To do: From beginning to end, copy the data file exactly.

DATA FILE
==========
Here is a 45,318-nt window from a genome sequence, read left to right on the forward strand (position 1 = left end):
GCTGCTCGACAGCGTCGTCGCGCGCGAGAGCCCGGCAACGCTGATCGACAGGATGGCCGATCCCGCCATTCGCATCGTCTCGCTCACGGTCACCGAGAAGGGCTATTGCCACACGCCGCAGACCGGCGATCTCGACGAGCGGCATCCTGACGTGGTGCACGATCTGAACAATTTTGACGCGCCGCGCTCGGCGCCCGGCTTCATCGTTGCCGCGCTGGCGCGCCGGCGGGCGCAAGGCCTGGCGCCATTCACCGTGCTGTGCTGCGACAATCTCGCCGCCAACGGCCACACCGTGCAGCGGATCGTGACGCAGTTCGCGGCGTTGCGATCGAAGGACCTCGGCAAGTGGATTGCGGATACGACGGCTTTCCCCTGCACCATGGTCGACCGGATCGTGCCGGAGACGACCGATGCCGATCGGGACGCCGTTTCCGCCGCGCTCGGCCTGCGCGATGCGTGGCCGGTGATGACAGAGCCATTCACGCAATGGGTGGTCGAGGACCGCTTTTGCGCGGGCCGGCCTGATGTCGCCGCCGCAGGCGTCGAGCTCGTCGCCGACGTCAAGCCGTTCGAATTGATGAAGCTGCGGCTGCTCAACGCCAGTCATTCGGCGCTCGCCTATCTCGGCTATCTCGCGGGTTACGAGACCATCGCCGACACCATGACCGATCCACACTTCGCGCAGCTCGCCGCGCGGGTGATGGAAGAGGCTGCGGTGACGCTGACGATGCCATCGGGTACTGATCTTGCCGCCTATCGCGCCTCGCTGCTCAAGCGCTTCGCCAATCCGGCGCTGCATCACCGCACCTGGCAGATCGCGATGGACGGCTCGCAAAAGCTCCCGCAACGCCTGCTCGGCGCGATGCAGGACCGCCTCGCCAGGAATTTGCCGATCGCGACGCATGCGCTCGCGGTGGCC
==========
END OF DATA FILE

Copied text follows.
Here is a 45,318-nt window from a genome sequence, read left to right on the forward strand (position 1 = left end):
GCTGCTCGACAGCGTCGTCGCGCGCGAGAGCCCGGCAACGCTGATCGACAGGATGGCCGATCCCGCCATTCGCATCGTCTCGCTCACGGTCACCGAGAAGGGCTATTGCCACACGCCGCAGACCGGCGATCTCGACGAGCGGCATCCTGACGTGGTGCACGATCTGAACAATTTTGACGCGCCGCGCTCGGCGCCCGGCTTCATCGTTGCCGCGCTGGCGCGCCGGCGGGCGCAAGGCCTGGCGCCATTCACCGTGCTGTGCTGCGACAATCTCGCCGCCAACGGCCACACCGTGCAGCGGATCGTGACGCAGTTCGCGGCGTTGCGATCGAAGGACCTCGGCAAGTGGATTGCGGATACGACGGCTTTCCCCTGCACCATGGTCGACCGGATCGTGCCGGAGACGACCGATGCCGATCGGGACGCCGTTTCCGCCGCGCTCGGCCTGCGCGATGCGTGGCCGGTGATGACAGAGCCATTCACGCAATGGGTGGTCGAGGACCGCTTTTGCGCGGGCCGGCCTGATGTCGCCGCCGCAGGCGTCGAGCTCGTCGCCGACGTCAAGCCGTTCGAATTGATGAAGCTGCGGCTGCTCAACGCCAGTCATTCGGCGCTCGCCTATCTCGGCTATCTCGCGGGTTACGAGACCATCGCCGACACCATGACCGATCCACACTTCGCGCAGCTCGCCGCGCGGGTGATGGAAGAGGCTGCGGTGACGCTGACGATGCCATCGGGTACTGATCTTGCCGCCTATCGCGCCTCGCTGCTCAAGCGCTTCGCCAATCCGGCGCTGCATCACCGCACCTGGCAGATCGCGATGGACGGCTCGCAAAAGCTCCCGCAACGCCTGCTCGGCGCGATGCAGGACCGCCTCGCCAGGAATTTGCCGATCGCGACGCATGCGCTCGCGGTGGCC